He went on to help us with SoftwareWow and then Softricity (think of him when you use the cache in App-V)...


We’ll all miss his great passion. I loved reading the comments above about his use of a whiteboard or napkin. So true.


David Greschler


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Thanks so much for the photo, Brian. Clint had endured a great deal over the past 18 months. Your picture is the way I prefer to remember him:  A strong physical presence; knee deep in technology and gadgetry; totally immersed and focused in whatever he chose to do. Clint was my partner in crime and alter ego at Desktone starting from about the time of that photo – it was the best of times... A large gathering of family and friends gathered to bid him farewell this morning, but the priest was closer to the mark with saying “Aloha”.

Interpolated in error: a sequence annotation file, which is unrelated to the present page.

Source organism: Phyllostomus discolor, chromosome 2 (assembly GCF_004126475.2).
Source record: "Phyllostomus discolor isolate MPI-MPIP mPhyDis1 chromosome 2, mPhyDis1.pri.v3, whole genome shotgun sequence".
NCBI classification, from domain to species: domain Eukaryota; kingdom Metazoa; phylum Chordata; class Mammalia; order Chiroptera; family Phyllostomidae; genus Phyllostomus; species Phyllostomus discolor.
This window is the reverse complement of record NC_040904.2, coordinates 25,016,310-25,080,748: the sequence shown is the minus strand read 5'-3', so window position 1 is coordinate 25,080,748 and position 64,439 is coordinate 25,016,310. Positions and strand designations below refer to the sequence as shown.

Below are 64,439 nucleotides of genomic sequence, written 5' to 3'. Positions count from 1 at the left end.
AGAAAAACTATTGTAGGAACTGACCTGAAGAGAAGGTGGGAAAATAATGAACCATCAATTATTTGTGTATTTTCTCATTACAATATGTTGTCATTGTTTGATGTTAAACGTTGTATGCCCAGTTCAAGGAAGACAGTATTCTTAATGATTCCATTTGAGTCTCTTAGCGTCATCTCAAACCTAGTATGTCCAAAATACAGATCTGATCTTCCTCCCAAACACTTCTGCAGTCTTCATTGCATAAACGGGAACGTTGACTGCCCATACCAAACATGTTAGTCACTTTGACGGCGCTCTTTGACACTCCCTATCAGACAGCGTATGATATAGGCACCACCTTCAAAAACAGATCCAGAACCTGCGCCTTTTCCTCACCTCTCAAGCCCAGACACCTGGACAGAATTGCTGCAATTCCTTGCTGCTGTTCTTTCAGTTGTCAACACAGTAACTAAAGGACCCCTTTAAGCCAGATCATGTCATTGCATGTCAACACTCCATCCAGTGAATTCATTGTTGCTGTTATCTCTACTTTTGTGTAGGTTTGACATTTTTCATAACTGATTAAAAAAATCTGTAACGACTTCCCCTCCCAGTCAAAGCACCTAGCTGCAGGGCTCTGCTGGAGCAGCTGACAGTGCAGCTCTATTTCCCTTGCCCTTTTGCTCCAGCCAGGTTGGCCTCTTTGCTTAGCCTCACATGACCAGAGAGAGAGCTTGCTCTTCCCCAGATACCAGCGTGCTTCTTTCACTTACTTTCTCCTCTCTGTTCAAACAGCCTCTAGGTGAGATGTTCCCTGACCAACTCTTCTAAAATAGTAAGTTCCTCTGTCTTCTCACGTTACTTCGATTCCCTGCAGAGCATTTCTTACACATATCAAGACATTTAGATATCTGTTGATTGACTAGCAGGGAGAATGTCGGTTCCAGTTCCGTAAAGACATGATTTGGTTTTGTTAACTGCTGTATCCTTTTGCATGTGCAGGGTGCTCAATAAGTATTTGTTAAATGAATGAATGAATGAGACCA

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I was talking with those around Clint, and he wanted to get back to work so bad, he was just so frustrated that he couldn't simply get up and do things with computers, etc. He and I used to go to many computer shows together, and we would talk computers and technology. I would give him suggestions and he would tell me how things he tried worked, well or otherwise. My cousins told me how clint used to love spending time with me, etc. Never thought he would not be around, always seemed that he would be around to experience all that is new. I enjoyed showing him all the new things I would see, etc. Take care clint, and we in his family. We'll miss you!!